Induction of Labour in Prolonged Pregnancy

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There are a number of serious health complications associated with post-term or prolonged pregnancy, for both women and their unborn babies. This article discusses methods of inducing labour in women who experience prolonged pregnancy.

The most significant implication of a prolonged pregnancy is the increased risk of intra-uterine fetal death (Humphrey & Tucker, 2009). Prolonged pregnancy also increases the risk of oligohydramnios, lowered placental perfusion and the need for neonatal intensive care (Raatikainen, Harju, Hippelainen & Heinonen, 2010). While induced labour is considered to be more painful than labour which occurs spontaneously, research has concluded that induction of labour “completed at 41 weeks or beyond [is]associated with fewer perinatal deaths” (Gulmezoglu, Crowther & Middleton, 2009; Joanna Briggs Institute, 2010).  Induction is therefore routinely recommended to post-term women.

An amniotomy or ‘membrane sweeping’ is the primary non-pharmacological method of labour induction offered to post-term women (Joanna Briggs Institute, 2010). An amniotomy involves the mechanical rupturing of the fetal membranes to allow the baby’s head to descend firmly onto the cervix, thereby increasing the natural production of prostaglandins and, often, causing the commencement of active contractions (Boulvain, Stan & Irion, 2010). Research suggests that amniotomy results in lower rates of caesarian births and meconium production (a foetal stress indicator) in post-term pregnancies than many other methods of induction (Joanna Briggs Institute, 2010).

However, amniotomy is an uncomfortable procedure, may lead to an increased risk of infection and is not always successful in promoting labour in post-term women (National Institute for Clinical Excellence, 2010/2). There are a range of pharmacological methods of induction that may also be suggested to post-term women. Synthetic prostaglandins, in the form of a vaginal pessary or cervical gel, have been shown to effectively induce labour in some women (Joanna Briggs Institute, 2010). The onset of labour may be further promoted through the intravenous administration of the hormone oxytocin (Howarth & Botha, 2010).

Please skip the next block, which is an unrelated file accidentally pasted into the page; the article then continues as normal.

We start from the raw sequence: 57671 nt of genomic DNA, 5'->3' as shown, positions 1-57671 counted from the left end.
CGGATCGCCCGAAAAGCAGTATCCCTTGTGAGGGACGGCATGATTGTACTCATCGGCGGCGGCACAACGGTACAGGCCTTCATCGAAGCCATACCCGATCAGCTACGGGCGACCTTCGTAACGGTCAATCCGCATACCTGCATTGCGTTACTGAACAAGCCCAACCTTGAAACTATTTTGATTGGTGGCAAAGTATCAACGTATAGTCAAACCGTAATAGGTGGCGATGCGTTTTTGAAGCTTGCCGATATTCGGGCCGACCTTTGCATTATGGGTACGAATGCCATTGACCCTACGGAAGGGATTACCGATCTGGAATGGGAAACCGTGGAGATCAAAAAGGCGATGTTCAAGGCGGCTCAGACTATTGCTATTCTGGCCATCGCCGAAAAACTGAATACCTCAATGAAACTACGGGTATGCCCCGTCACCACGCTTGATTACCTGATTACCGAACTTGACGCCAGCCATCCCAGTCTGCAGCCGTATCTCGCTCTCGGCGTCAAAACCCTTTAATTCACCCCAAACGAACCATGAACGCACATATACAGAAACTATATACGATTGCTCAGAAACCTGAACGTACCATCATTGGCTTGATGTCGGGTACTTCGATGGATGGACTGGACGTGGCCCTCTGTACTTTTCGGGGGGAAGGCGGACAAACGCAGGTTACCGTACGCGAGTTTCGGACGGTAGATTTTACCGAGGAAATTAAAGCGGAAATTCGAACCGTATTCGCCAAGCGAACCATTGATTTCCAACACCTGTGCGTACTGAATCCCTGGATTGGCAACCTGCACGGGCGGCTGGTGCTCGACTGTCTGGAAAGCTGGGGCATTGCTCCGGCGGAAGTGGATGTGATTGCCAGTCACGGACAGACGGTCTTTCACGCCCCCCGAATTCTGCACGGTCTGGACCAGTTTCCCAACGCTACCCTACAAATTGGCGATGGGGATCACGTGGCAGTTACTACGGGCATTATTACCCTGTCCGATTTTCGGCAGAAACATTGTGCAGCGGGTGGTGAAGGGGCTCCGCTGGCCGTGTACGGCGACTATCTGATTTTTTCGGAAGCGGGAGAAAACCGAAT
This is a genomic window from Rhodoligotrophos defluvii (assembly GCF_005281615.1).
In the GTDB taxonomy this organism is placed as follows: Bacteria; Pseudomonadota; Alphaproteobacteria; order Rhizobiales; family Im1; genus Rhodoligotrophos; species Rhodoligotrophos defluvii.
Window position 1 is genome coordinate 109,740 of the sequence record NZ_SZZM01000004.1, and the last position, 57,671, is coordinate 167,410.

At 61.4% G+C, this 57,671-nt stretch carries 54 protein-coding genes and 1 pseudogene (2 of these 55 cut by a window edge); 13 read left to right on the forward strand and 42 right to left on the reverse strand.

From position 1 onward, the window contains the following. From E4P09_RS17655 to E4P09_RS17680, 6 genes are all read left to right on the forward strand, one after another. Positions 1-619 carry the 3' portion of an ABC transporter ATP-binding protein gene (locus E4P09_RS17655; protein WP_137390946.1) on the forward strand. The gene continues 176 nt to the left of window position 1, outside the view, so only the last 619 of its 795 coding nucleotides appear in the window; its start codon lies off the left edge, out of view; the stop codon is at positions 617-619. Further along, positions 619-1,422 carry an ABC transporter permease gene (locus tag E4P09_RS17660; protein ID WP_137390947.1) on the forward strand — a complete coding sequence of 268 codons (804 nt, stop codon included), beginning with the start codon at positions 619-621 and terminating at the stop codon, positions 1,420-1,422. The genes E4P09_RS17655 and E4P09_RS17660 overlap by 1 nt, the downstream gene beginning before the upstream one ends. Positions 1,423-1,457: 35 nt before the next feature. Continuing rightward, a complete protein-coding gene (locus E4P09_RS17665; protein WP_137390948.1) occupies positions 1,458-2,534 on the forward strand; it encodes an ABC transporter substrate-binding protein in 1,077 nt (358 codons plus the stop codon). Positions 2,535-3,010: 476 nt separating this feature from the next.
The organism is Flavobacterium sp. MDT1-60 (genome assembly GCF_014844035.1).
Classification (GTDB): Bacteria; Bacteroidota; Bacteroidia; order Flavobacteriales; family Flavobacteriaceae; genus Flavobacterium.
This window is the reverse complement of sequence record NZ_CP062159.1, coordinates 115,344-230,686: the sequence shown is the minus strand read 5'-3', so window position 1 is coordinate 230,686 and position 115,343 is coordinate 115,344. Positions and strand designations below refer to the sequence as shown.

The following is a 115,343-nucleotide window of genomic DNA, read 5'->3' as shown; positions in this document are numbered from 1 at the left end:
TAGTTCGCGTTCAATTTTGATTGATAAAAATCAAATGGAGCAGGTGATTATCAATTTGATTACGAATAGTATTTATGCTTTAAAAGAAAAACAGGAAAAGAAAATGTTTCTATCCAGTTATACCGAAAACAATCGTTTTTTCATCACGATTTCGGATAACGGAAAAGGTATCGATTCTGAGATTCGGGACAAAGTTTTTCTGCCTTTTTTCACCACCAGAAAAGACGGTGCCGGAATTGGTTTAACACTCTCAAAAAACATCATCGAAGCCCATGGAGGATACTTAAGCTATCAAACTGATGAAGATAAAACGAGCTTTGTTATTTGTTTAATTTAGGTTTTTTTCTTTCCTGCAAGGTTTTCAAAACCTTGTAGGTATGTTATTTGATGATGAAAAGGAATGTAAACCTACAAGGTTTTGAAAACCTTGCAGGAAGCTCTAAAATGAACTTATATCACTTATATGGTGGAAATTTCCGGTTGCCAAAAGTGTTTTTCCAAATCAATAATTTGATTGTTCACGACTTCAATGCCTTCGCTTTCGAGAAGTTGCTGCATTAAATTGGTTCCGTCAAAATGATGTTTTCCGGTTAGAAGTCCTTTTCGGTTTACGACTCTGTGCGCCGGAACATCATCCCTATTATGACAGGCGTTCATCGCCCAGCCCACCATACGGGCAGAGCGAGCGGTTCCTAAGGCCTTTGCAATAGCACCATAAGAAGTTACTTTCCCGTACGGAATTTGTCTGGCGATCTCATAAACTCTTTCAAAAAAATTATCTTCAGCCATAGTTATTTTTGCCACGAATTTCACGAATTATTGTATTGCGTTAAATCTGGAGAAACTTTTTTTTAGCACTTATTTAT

The midwife should support a post-term woman in making an informed decision regarding the induction of her labour by thoroughly discussing each of these different options and seeking collaborative referral where necessary (National Institute for Clinical Excellence, 2010/2).

SOURCES

Boulvain, M., Stan, C.M. & Irion, O. (2010). Membrane sweeping for induction of labour. Cochrane Database of Systemic Reviews (Online). doi: 10.1002/14651858.CD000451.pub2; Gulmezoglu, M., Crowther, C.A. & Middleton, P. (2009). Induction of labour for improving birth outcomes for women at or beyond term. Cochrane Database of Systemic Reviews (Online). doi: 10.1002/14651858.CD004945.pub2; Howarth, G. & Botha, D. J. (2010). Amniotomy plus intravenous oxytocin for induction of labour. Cochrane Database of Systemic Reviews (Online). doi: 10.1002/14651858.CD003250; Humphrey, T. & Tucker, J.S. (2009). Rising rates of obstetric interventions: exploring the determinants of induction of labour. Journal of Public Health, 31(1), 88-94. Retrieved from http://search.ebscohost.com.ezp01.library.qut.edu.au/login.aspx?direct=true&site=dynamed&id=AN+411304; Joanna Briggs Institute. (2010). Labour: induction [Evidence based recommended practice]. Retrieved from http://www.joannabriggs.edu.au; National Institute for Clinical Excellence. (2010/2). Induction of labour [Evidence based recommended practice]. Retrieved from http://www.nice.org.uk/nicemedia/live/12012/41255/41255.pdf; Raatikainen, K., Harju, M., Hippelainen, M. & Heinonen, S. (2010). Prolonged pregnancy is associated with a greater risk of adverse outcomes. Fertility and Sterility, 94(3), 1148-1151. doi: 10.1016/j.fertnstert.2009.10.058.

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